20 Dec “A Visit with Rusty,” by Andrew Malekoff, Anton Media, December 19, 2019
From time to time, North Shore Child and Family Guidance Center has used animal assisted therapy (AAT) in its mental health treatment programs with children and teens, working in partnership with local canine and equine organizations.
In animal assisted groups, the therapist works closely with the animal handler or trainer. Think of the handler as an interpreter who teaches about the animal. The handler loves to talk about the personality of the animal and its unique qualities. They can humanize how the animals “speak” and keep appropriate boundaries.
Although using dogs is a little easier to arrange logistically speaking, there are a growing number of settings that offer equine facilitated therapy. Following is an illustration of animal assisted therapy using horses that helped build social skills and self confidence in a group of young teenagers who were identified as painfully shy or socially awkward.
After they arrived at the stables, the girls and boys sat around a table. Group work with horses mostly entails ground activities. Sitting on or riding the horses is the exception.
The horses were led outside and the group members were asked, “How do the horses welcome each other? How did they say hi?” Or “Look at Rusty: he looks like he is trying to get away from the others. Why do you think that is?” This opened the door for humor, as one of the more quiet boys said, “Maybe he has B.O. or bad breath.”
The handler then said, “Oh, did you see that? Rusty tried to kick that horse. Why do you think he did that?” This led the way to some discussions about anger and aggression.
In time the process became a little more sophisticated—for example, when the teens were asked, “How do the horses communicate?” The group could see that horses are powerful animals. The handler taught them that horses are prey animals that are always on the lookout. They learned that these majestic animals are instinctual and that they don’t see straight ahead but side to side, thus the rule to always stay on their side. (And, similarly, when a group is working with canine therapy, they learn not to look a dog in the eye because he can take it as aggression.)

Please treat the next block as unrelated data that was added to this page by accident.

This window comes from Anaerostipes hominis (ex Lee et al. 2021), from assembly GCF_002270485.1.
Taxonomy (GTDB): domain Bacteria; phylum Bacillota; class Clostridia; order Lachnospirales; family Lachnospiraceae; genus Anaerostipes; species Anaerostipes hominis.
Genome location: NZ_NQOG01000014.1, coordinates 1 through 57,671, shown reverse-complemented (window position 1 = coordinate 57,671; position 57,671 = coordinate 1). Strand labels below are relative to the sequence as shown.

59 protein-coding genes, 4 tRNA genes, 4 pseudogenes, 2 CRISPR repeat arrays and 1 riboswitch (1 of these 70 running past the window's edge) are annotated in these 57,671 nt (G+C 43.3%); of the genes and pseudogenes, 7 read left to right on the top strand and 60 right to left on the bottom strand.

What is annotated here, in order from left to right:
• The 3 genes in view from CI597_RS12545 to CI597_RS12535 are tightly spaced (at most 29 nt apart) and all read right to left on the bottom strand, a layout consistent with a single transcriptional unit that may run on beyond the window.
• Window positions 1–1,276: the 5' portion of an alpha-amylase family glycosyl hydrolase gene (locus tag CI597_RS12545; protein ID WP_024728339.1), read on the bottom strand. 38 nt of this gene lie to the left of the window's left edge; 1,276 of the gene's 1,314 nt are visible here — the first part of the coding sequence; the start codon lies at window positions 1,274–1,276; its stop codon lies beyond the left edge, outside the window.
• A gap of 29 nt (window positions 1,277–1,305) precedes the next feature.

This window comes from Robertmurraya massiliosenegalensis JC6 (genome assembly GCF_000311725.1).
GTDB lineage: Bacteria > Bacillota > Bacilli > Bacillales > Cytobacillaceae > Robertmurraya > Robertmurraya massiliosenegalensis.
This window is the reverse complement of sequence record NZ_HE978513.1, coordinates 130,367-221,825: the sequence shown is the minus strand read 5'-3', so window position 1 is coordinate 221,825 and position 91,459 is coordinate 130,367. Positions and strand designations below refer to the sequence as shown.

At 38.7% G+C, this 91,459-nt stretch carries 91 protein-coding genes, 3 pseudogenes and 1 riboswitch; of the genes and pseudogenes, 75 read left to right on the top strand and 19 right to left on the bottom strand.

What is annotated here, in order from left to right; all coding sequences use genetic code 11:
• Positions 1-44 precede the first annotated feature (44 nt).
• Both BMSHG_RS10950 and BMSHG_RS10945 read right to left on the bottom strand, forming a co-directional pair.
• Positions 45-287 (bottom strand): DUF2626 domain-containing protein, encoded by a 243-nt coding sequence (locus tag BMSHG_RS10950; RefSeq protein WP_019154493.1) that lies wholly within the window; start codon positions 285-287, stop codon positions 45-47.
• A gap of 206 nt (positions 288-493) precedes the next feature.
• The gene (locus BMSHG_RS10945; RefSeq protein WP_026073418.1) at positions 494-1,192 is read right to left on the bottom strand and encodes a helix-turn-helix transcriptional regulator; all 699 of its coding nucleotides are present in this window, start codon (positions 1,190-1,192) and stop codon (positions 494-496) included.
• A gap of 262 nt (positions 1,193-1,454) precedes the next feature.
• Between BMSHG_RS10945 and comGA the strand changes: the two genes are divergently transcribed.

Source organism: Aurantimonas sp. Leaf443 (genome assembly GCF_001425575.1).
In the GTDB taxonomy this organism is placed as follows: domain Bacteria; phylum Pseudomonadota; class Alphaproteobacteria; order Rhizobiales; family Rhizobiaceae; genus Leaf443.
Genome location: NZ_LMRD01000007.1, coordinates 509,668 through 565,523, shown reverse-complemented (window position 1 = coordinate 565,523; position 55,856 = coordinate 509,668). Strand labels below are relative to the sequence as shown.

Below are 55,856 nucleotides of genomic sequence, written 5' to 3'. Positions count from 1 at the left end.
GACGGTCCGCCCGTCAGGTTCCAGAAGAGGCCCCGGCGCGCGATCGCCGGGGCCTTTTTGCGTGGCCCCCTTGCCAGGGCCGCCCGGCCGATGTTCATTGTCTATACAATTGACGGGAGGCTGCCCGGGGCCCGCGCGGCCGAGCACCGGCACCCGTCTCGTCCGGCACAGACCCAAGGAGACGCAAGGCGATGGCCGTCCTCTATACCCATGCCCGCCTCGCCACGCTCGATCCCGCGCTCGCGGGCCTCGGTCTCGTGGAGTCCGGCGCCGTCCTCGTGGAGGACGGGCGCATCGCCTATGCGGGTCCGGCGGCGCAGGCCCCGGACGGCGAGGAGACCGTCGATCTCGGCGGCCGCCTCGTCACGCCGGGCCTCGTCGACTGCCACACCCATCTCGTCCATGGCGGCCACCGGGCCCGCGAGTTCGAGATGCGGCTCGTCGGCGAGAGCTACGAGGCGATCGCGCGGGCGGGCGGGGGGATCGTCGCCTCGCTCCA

The handler said, “See, you stay on their side because horses look side to side to scan the horizon.” Later, they learned that approaching and petting animals is a lesson in respecting one’s boundaries.
It was all about observation and metaphor, helping the young people build their observational muscles and reflect on what they saw and sensed. The activities were both direct and yet metaphorical in nature.
After a while the group members were asked, “Which horse do you want to spend some time with and why?” One group member said, “I’ll take Rusty; he’s a little shy but I think he is a tough horse and nobody’s gonna mess with him.”
Some of the teens we work with are immigrants from Central America, who escaped treacherous circumstances, and being with the horses brought back fond memories and staked a little claim to fame for them in the group. For example, Maria shared, “I know something about this. My family has horses. That one over there looks sad.”
The handler then talked about the “sad” horse’s history. Many of the horses were adopted and/or donated. This piqued the kids’ interest as the horse’s experience became a metaphor for their own dislocations and transitions. These issues were explored in a subtle, sensitive manner whereby the participants could project their feelings and experiences on the horses in an emotionally safe way.
By working with horses or dogs, children and teens learn many lessons, among them the importance of expressing their emotions, the ability to bond (both with the animal and with the other kids) and ways to keep calm and decrease stress. It’s a profound experience that can have lasting positive effects.
Andrew Malekoff is the executive director of North Shore Child and Family Guidance Center, which provides comprehensive mental health services for children from birth through 24 and their families. To learn more about the Guidance Center’s innovative programs, call 516-626-1971 or visit www.northshorechildguidance.org.